Farm to Fork: Blueprint for Change


GFS’s commitment to local food continues one year after a grant from Toronto’s Greenbelt Fund

In 2006, the team at Gordon Food Service (GFS) began to notice a shift in the industry, as more clients asked for food sourced from local producers. To better understand the changing dynamic, the Milton, Ont.-based company defined the term ‘local Ontario,’ while working with the Ontario Ministry of Agriculture, Food and Rural Affairs. Then the  hunt began, and soon GFS had tracked down 300 local products. “At the time we had the opportunity to apply for a Greenbelt grant, so we did, and we were awarded the single largest grant for a foodservice company in Ontario,” recalls Cindy Palmer, sales support specialist, Local Team at GFS. Today, the number of locally sourced products has grown almost three-fold to more than 800.

According to Franco Naccarato, program manager at the Toronto-based Greenbelt Fund, applicants for the grant are measured on their ability to contribute to the Greenbelt’s Broader Public Sector Investment Fund objectives. Namely, it’s determining if the candidate company can drive innovation, provide a favourable ROI, make systemic changes in moving Ontario food from farm to fork and provide solid leadership. It’s also important the recipient is transparent and willing to share the project’s results.

“GFS delivered on all fronts,” says Naccarato. “It was innovative for a distributor to assemble a local-food team, encompassing procurement and sales together. Selling to more than 8,000 customers, we knew they could deliver on economic impact, and they have already demonstrated almost five times their investment in increased purchases of local products,” says Naccarato.

The government grant of $360,000, to be used over a two-year period, has allowed GFS to “work with the Greenbelt Fund closely to help promote local product in the broader public sector,” says Palmer. “A lot of our customers come from that sector — schools, institutions, universities, hospitals — and those customers of ours have been working to increase the amount of local Ontario food they bring into their operations.” Hospitals in Ontario serve approximately 155-million meals a year. If those meals were made with Ontario produce and protein, the benefits to the industry, the economy — not to mention an individual’s health — would be substantial. Palmer says GFS has been helping Greenbelt inch toward that goal by bringing in as much product as possible from local sources.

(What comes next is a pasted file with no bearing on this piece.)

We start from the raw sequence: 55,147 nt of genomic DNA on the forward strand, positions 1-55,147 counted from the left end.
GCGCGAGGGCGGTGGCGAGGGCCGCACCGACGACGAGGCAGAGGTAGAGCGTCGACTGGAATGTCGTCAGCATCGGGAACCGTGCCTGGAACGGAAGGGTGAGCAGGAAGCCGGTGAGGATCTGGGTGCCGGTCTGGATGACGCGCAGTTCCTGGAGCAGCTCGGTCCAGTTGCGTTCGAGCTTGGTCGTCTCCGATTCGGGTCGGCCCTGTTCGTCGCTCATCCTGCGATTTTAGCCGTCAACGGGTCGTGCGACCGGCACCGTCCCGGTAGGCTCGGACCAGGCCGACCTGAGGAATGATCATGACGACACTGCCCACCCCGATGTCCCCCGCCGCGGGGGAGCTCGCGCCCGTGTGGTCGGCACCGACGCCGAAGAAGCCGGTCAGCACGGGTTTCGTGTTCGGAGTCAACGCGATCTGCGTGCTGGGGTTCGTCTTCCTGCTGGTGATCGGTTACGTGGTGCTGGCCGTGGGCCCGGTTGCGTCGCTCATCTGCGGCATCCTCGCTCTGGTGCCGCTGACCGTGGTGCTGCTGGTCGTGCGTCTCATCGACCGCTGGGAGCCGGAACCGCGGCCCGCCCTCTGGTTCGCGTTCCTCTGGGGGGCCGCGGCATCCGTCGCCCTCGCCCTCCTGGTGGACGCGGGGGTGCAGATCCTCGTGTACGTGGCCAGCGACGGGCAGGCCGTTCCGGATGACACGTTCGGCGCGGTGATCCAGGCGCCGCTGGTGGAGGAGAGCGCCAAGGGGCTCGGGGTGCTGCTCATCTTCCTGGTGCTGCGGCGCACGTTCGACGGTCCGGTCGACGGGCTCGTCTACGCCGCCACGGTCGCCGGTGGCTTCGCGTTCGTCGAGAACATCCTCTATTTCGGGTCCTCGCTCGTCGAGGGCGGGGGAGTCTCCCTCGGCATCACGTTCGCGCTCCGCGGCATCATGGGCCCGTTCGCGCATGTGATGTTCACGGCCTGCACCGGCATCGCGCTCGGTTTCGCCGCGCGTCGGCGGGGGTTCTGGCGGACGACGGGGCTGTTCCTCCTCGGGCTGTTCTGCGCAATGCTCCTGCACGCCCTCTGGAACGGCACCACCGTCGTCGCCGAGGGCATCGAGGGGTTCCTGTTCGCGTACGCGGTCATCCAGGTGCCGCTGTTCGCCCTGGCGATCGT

The grant, disbursed on a quarterly basis, allows GFS to employ a series of internal processes to create a model for others to follow, changing the way foodservice distributors purchase and market local food. “We’ve well exceeded our goal and hope our work to procure, market and sell local-food products will continue to take flight,” says Kelly Anderson, category lead, Bev-erage and Chemical sales specialist, Local Products, GFS Ontario. Already on the ascent is the company’s new ‘Ontario’s Own’ label. The first item on the private, local-food label is an Ontario lasagna. Palmer explains: “everything in that lasagna is now from local sources, which is really exciting for us. And the vendors are realizing there’s an opportunity for them to develop new products based around the local definitions. There’s a market for local product. The customer wins, the vendor wins, but also the producers of the raw ingredients win as well.”